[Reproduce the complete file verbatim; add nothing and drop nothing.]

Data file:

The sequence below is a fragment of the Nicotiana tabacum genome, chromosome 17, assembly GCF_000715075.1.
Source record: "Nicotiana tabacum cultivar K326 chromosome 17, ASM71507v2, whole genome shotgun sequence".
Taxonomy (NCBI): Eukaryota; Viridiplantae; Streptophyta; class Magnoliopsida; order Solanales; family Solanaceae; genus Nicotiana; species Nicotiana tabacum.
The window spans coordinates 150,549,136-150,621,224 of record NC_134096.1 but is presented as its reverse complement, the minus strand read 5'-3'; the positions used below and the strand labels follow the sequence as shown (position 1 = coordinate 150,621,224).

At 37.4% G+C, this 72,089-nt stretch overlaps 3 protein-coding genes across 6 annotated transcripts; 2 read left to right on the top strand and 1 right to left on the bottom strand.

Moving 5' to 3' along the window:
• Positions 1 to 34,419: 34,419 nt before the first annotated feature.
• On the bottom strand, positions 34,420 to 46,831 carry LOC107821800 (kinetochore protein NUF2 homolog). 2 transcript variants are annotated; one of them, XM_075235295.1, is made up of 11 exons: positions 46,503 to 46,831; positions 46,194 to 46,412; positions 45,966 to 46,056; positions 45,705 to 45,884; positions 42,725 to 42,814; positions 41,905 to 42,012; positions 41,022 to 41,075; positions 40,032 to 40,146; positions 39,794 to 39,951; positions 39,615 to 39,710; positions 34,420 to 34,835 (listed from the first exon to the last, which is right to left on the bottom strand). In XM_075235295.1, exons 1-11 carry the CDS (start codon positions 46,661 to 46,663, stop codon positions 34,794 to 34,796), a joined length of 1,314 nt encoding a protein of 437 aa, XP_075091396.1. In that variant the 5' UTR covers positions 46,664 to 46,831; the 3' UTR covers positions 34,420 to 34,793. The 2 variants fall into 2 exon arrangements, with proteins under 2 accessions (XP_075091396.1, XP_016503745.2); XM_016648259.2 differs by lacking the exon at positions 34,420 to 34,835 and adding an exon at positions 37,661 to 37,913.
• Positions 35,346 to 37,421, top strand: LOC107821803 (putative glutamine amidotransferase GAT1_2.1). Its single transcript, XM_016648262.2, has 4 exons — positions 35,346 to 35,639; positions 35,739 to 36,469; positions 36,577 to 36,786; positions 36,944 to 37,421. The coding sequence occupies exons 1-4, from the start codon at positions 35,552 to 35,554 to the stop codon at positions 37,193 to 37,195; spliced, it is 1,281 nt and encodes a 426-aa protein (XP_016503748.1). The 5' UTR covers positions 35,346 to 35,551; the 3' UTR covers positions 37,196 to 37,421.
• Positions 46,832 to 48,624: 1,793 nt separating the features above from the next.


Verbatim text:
The sequence below is a fragment of the Nicotiana tabacum genome, chromosome 17, assembly GCF_000715075.1.
Source record: "Nicotiana tabacum cultivar K326 chromosome 17, ASM71507v2, whole genome shotgun sequence".
Taxonomy (NCBI): Eukaryota; Viridiplantae; Streptophyta; class Magnoliopsida; order Solanales; family Solanaceae; genus Nicotiana; species Nicotiana tabacum.
The window spans coordinates 150,549,136-150,621,224 of record NC_134096.1 but is presented as its reverse complement, the minus strand read 5'-3'; the positions used below and the strand labels follow the sequence as shown (position 1 = coordinate 150,621,224).

At 37.4% G+C, this 72,089-nt stretch overlaps 3 protein-coding genes across 6 annotated transcripts; 2 read left to right on the top strand and 1 right to left on the bottom strand.

Moving 5' to 3' along the window:
• Positions 1 to 34,419: 34,419 nt before the first annotated feature.
• On the bottom strand, positions 34,420 to 46,831 carry LOC107821800 (kinetochore protein NUF2 homolog). 2 transcript variants are annotated; one of them, XM_075235295.1, is made up of 11 exons: positions 46,503 to 46,831; positions 46,194 to 46,412; positions 45,966 to 46,056; positions 45,705 to 45,884; positions 42,725 to 42,814; positions 41,905 to 42,012; positions 41,022 to 41,075; positions 40,032 to 40,146; positions 39,794 to 39,951; positions 39,615 to 39,710; positions 34,420 to 34,835 (listed from the first exon to the last, which is right to left on the bottom strand). In XM_075235295.1, exons 1-11 carry the CDS (start codon positions 46,661 to 46,663, stop codon positions 34,794 to 34,796), a joined length of 1,314 nt encoding a protein of 437 aa, XP_075091396.1. In that variant the 5' UTR covers positions 46,664 to 46,831; the 3' UTR covers positions 34,420 to 34,793. The 2 variants fall into 2 exon arrangements, with proteins under 2 accessions (XP_075091396.1, XP_016503745.2); XM_016648259.2 differs by lacking the exon at positions 34,420 to 34,835 and adding an exon at positions 37,661 to 37,913.
• Positions 35,346 to 37,421, top strand: LOC107821803 (putative glutamine amidotransferase GAT1_2.1). Its single transcript, XM_016648262.2, has 4 exons — positions 35,346 to 35,639; positions 35,739 to 36,469; positions 36,577 to 36,786; positions 36,944 to 37,421. The coding sequence occupies exons 1-4, from the start codon at positions 35,552 to 35,554 to the stop codon at positions 37,193 to 37,195; spliced, it is 1,281 nt and encodes a 426-aa protein (XP_016503748.1). The 5' UTR covers positions 35,346 to 35,551; the 3' UTR covers positions 37,196 to 37,421.
• Positions 46,832 to 48,624: 1,793 nt separating the features above from the next.